Sanctions and Anti-Money Laundering Bill returns to the Lords

Money on a clothes line
22 May 2018

The Sanctions and Anti-Money Laundering Bill returned to the House of Lords on Monday 21 May for consideration of  Commons amendments in 'ping pong'.

Members discussed gross violations of human rights, the requirement of the appropriate minister to report on offences created by regulations and powers to stop, board and search ships.

As both Houses have agreed on the text of the bill it now awaits Royal Assent when the bill will become an Act of Parliament (law).

Royal Assent is scheduled for Wednesday 23 May.

Third Reading:  Wednesday 24 January

Members discussed subjects including a register of beneficial owners of overseas entities and regulations on money laundering and terrorist financing.

Lords report stage day two: Wednesday 17 January

Members discussed subjects including anti-money laundering checks on companies and the ownership of British property by companies and legal entities based outside the UK.

There were also two divisions (votes) on proposed changes (amendments) to the bill.

Members discussed a change which would prevent the appropriate government minister from introducing regulations to create new criminal offences in regards to money laundering and terrorist financing.

264 members were in favour of this amendment, with 185 against, and so the change was made.

The second vote was on the insertion of a new clause regarding public registers of beneficial ownerships of companies based in the British Overseas Territories.

The clause would require the government minister to:

  • provide assistance to the governments of six British Overseas Territories in the Caribbean and North Atlantic to establish public registers of company ownership, in order to prevent money laundering
  • to prepare and implement an Order in Council no later than 1 January 2020, requiring the six territories to adopt their registers, if those governments have not already done so by that date.

The clause would also define the terms of these public registers as being records which, in the minister’s opinion, are broadly equivalent to provisions in the Companies Act 2006 regarding information about people with significant control.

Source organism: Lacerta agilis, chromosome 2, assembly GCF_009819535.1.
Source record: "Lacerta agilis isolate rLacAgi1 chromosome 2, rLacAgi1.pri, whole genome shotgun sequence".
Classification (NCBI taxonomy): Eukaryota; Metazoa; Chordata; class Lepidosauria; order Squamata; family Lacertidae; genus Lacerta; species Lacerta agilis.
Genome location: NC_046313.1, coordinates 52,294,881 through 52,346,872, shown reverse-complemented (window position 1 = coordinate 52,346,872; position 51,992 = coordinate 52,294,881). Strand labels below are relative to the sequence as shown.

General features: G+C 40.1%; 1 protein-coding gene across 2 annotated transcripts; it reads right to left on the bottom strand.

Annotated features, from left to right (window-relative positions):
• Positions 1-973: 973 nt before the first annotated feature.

201 members were in favour of the new clause, with 211 against, so this change was not made.

Lords report stage day one: Monday 15 January

Members discussed a range of subjects including financial sanctions, court reviews of decisions on sanctions and licences for government funded humanitarian programmes.

There were also two divisions (votes) on proposed changes (amendments) to the bill.

Members considered a change that would increase the considerations for ministers making sanction regulations to include:

  • promoting the resolution of armed conflicts or the protection of civilians in conflict zones
  • promoting compliance with international humanitarian and human rights law
  • contributing to multilateral efforts to prevent the spread and use of weapons and materials of mass destruction
  • promoting respect for human rights, democracy, the rule of law and good governance

235 members were in favour of this amendment, with 188 against, and so the change was made.

The next vote was to remove a paragraph in Clause 16 of the bill, which deals with the government’s power to enforce sanctions by replicating existing legal frameworks.

The paragraph in question would have allowed for the use of secondary legislation to create new offences and guidelines on how such offences should be dealt with, in particular regard to defence and evidence.

209 members voted in favour of removing the paragraph and 192 voted against, and so the change was made.

Lords committee stage day four: Tuesday 12 December

Members discussed subjects including the anti-corruption strategy, counterterrorism sanctions regulations and scrutiny of regulations.  

Lords committee stage day three: Wednesday 6 December

Members discussed a range of subjects including money laundering, terrorist financing and how owners of UK businesses and properties are identified when they are registered overseas.

Lords committee stage day two: Wednesday 29  November

Members discussed subjects including designated persons and the foreign policy objectives of the UK government.

Lords committee stage day one: Tuesday 21 November

Members discussed a range of subjects, including the prevention of acts contravening international conflict law and the legitimate travel of persons recognised under the UN Convention Relating to the Status of Refugees.

Lords second reading: Wednesday 1 November

Members discussed the key points raised by the bill, including imposing non-UN sanctions and the process for the making of anti-money laundering regulations.

Sanctions and Anti-Money Laundering Bill

This bill will aim to:

  • create powers for the government to make regulations to impose sanctions
  • allow financial, immigration, trade, aircraft and shipping sanctions to be imposed
  • allow for regulations to create exceptions and licences to allow activities to take place that would otherwise be prohibited or restricted by sanctions 
  • have ministerial and judicial review processes to allow individuals and organisations to challenge sanctions imposed on them
  • allow regulations to be made to update existing provisions on anti-money laundering and terrorist financing, particularly the Money Laundering Regulations 2017, to be updated after the UK’s exit from the EU.

Further Information

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